From inmate to Leavenworth mayor: An inspiring story of a man who made a unique journey

Leavenworth mayor

Leavenworth Mayor Jermaine Wilson.

While politicians on occasion end up in prison for wrongdoing of one sort or another, Jermaine Wilson took the opposite path. He made it from prison to politics, now serving as the recently appointed mayor of Leavenworth, Kansas

And it’s an inspirational story that shows how someone can turn their life around and use their prison experience to create a better community.

Trouble started early for Wilson. Although raised in a church-going family, he was rebellious, ran away from home and committed his first crime at age 11. After spending six years in juvenile facilities, he returned to his old neighborhood and his so-called friends and started hustling drugs. One night about 18 months later in 2007 he was stopped by a police officer who found drugs in his car, was arrested for possession and ended up spending three years at the Lansing Correctional Facility on a felony conviction.

Dramatic life change in prison

But it was there that Wilson decided to make a drastic change in his life. “I called out to God and accepted the Lord in prison. And for the first time in my life I felt free,” he says. “I started to read the Bible. I started a business plan and came up with the idea of a nonprofit.”

After he was released in 2010, Wilson returned to the prison where he spent time and became a mentor to inmates. He visited churches and the juvenile facility to tell his story.

In 2015, his record was expunged, and he created Unity in the Community, a nonprofit similar to the one that he dreamed up while in prison.

“There was so much racial tension in our society, so we created an organization where whites, blacks and law enforcement could work together so that things would be good,” Wilson says. “We started feeding the homeless and mentoring the youth. A basketball event with the youth versus the local law enforcement got lots of people involved. We wanted everyone to know that it doesn’t matter what your race or occupation might be, but we’re in this together.”

As a result of the work he was doing, people told Wilson that he would be a good leader in the community and asked if he’d ever considered running for public office. No. He hadn’t but decided to try. In 2017 he received the most votes in the election for a spot on the Leavenworth City Commission.

Wilson was appointed mayor pro tem last year and the city’s mayor in January. And he didn’t waste any time putting together an agenda to help those who suffered similar experiences to his own. On his second day in office, Wilson launched a county-wide expungement for all those who were eligible.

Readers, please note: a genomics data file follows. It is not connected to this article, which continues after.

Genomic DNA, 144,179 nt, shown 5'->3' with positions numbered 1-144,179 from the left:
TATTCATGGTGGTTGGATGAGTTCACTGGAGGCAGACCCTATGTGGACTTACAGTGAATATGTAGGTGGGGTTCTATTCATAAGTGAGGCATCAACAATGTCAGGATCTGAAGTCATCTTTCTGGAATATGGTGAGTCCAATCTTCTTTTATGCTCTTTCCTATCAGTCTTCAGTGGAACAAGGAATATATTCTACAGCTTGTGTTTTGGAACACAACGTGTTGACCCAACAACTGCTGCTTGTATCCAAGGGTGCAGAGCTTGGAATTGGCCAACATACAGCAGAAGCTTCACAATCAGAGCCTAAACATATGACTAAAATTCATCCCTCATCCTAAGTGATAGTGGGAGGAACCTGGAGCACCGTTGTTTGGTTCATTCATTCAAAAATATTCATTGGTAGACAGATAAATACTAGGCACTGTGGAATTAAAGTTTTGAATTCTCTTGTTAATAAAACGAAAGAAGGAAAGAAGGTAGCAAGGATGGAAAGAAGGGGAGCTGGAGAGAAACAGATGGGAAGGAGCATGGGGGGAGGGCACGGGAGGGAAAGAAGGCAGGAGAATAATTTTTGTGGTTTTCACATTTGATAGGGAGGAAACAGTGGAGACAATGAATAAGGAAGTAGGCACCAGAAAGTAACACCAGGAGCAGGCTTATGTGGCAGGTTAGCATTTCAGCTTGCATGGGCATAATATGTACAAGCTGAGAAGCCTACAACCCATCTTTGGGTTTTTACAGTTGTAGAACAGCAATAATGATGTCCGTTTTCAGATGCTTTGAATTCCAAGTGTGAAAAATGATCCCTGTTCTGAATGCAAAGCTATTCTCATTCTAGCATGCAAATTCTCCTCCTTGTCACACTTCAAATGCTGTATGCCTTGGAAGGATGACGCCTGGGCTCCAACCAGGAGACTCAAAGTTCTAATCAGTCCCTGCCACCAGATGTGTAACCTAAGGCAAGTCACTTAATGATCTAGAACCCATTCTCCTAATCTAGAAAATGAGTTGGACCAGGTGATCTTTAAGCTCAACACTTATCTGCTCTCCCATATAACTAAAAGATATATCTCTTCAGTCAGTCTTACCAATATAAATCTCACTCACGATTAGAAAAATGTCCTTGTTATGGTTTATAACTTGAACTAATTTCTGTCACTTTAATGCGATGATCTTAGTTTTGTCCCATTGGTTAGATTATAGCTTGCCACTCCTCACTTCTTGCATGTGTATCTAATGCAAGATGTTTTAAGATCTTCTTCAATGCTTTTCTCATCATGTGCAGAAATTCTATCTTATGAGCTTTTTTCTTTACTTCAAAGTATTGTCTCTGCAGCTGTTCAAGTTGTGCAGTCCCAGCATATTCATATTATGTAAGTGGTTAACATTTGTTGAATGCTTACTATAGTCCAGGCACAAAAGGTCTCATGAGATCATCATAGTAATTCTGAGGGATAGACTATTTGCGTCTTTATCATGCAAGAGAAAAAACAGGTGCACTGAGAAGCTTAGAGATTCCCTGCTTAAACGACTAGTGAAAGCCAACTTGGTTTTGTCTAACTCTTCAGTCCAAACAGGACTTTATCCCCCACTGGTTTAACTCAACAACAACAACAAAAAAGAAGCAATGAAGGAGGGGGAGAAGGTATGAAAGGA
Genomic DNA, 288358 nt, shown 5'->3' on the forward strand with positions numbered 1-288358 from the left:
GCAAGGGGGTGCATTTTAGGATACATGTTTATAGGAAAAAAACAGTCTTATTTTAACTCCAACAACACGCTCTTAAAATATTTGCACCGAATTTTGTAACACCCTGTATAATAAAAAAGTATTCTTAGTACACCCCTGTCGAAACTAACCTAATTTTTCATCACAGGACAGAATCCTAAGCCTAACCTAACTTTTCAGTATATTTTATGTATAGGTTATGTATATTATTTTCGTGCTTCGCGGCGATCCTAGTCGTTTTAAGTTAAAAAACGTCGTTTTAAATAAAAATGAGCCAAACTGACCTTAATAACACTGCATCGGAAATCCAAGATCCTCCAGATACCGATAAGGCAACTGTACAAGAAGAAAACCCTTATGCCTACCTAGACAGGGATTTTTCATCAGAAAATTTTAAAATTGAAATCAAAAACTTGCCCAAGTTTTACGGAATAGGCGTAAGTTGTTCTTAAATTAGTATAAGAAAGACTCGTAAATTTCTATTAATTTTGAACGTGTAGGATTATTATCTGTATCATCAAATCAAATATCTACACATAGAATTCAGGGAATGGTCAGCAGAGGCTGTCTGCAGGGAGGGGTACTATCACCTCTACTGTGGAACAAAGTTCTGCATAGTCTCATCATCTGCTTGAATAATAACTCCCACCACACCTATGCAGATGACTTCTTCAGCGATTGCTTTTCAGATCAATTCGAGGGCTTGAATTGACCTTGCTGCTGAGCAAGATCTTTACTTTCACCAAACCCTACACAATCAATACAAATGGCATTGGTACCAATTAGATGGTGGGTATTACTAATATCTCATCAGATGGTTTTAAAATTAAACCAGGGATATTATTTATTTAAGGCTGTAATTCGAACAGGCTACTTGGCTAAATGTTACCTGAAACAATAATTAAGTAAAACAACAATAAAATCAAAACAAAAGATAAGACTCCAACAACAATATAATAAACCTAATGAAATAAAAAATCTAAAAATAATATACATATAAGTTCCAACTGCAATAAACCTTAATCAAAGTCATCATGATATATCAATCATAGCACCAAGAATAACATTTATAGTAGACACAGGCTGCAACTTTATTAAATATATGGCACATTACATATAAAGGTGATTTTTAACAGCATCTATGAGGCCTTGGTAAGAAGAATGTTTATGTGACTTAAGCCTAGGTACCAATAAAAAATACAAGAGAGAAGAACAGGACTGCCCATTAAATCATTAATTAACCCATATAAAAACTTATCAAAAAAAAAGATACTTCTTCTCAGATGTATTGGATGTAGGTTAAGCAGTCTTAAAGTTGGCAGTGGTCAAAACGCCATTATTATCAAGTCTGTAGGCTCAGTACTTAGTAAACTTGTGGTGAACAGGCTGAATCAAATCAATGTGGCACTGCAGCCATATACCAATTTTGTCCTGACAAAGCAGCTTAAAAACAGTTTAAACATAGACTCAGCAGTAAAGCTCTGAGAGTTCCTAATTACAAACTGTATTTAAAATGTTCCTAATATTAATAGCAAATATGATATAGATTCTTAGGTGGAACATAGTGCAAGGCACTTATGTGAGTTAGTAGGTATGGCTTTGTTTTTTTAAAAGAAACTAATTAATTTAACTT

“I partnered with the prosecutor. Lawyers provided services pro bono so they could get it done for free. The only charge will be the $190 court fee, which will be waived if applicants can’t afford it,” he says

Fifty people went through the process. The prosecutor processed the applications in mid-March, and court dates are being set.

Prison experience makes him a different sort of politician

There’s no doubt that Wilson is a unique mayor, and he feels his prison experience makes him so. “I know what it’s like to struggle. I know what’s it like to be at rock bottom,” he says. “It helps me to be a voice of the voiceless. With that experience I won’t forget people. I’ll be a representative for all of the people not just one particular group.”

Although his term as mayor only lasts one year, Wilson has other projects he’d like to accomplish. He’d love to get a transitional home for those in reentry and is currently looking for funding. He’d also like to increase the number of entertainment businesses in town, so residents don’t head for Kansas City malls. And, by the way, the north side of Leavenworth needs a grocery store.

Advice for others

What advice does Wilson have for other formerly incarcerated individuals who might want to consider getting involved in politics?

“A lot of us become a product of our environment. If you want be successful don’t be influenced by the things that are around you but be inspired by what’s inside you,” he says. “If you truly want to make a difference serve at every level and every opportunity that’s given to you. The reason that I say that is that I never had any aspirations, but the opportunity was given to me, and I served. And that has opened doors.”


$10-$20 can make a difference and provide funding to send job search books to prison and jail libraries and expand our tattoo removal outreach.

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